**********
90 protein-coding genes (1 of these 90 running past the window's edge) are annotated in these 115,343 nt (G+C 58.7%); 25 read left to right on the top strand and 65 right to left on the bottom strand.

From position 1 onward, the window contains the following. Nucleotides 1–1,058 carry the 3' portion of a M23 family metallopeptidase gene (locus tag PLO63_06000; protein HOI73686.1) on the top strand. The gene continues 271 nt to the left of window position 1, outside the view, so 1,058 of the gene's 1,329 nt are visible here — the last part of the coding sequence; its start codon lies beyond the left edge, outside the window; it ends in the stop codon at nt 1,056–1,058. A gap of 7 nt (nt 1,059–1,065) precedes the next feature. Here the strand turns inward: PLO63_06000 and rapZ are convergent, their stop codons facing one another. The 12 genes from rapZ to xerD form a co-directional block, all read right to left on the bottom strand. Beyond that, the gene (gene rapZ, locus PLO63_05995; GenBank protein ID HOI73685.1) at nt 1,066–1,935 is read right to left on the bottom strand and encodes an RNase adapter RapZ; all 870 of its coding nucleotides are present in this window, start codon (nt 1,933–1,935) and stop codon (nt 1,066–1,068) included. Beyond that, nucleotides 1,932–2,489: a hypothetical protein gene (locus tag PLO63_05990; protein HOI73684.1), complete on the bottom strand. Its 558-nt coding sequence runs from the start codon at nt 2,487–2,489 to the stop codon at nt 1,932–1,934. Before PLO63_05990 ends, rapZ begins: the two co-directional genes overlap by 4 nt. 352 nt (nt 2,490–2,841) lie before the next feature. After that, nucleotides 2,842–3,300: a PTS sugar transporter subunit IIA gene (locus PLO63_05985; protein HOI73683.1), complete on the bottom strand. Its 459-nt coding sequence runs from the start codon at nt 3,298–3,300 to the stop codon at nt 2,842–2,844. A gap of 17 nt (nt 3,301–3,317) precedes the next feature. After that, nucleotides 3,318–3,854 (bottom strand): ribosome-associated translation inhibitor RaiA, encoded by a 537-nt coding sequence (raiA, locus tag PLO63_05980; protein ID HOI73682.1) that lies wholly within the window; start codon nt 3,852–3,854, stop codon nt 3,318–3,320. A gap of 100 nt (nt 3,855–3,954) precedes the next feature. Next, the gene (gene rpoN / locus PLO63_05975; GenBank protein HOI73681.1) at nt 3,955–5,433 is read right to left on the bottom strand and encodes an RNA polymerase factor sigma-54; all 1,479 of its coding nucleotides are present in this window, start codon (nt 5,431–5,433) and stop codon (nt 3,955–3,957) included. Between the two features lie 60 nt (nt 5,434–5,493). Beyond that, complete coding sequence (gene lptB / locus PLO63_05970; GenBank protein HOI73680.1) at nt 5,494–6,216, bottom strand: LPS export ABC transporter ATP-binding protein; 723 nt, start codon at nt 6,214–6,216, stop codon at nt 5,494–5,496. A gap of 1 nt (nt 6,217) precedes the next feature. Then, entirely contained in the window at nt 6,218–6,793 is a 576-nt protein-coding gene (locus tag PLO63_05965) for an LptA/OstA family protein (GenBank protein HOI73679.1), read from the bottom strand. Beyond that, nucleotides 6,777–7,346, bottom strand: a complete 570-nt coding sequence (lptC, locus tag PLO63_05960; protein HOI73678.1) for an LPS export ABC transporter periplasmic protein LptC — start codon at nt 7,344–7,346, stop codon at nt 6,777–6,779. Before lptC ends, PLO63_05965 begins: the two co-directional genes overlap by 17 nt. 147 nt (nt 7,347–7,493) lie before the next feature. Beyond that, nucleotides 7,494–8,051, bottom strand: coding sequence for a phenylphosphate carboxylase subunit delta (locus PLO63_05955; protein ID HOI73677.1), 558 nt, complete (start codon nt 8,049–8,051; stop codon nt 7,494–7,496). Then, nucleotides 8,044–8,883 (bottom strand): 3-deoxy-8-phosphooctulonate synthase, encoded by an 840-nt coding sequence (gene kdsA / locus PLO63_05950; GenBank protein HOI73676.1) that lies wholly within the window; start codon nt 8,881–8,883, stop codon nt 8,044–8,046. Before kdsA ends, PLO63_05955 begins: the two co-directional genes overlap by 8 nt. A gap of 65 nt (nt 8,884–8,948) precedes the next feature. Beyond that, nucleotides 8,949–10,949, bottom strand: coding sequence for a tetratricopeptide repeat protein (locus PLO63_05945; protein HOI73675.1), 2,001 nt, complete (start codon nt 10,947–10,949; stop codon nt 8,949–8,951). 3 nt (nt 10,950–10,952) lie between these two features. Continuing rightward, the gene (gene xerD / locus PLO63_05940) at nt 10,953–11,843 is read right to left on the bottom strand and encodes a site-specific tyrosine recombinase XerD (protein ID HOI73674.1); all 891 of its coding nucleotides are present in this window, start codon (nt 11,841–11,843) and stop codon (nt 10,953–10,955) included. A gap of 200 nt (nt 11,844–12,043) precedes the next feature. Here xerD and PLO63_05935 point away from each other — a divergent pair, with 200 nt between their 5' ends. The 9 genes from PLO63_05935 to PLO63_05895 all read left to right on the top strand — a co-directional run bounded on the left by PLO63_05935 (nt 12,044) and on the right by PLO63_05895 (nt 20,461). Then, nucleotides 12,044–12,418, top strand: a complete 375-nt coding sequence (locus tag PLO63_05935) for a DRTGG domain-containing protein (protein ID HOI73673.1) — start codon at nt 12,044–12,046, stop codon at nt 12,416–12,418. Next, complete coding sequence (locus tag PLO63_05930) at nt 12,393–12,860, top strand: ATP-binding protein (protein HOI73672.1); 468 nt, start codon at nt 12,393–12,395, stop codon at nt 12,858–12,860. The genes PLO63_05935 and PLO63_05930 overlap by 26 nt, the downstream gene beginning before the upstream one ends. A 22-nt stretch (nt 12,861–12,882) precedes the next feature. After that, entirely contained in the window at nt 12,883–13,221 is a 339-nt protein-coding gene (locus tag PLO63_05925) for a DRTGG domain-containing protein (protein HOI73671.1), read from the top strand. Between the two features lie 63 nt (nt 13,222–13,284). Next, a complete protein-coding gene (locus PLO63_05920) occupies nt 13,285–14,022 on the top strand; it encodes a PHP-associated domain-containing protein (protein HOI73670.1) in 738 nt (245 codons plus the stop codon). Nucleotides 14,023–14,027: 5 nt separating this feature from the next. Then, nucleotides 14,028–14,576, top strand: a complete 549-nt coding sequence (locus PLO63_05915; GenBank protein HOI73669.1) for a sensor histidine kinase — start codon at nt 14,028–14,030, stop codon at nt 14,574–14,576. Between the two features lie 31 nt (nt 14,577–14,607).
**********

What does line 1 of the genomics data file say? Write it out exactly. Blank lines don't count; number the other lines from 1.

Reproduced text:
90 protein-coding genes (1 of these 90 running past the window's edge) are annotated in these 115,343 nt (G+C 58.7%); 25 read left to right on the top strand and 65 right to left on the bottom strand.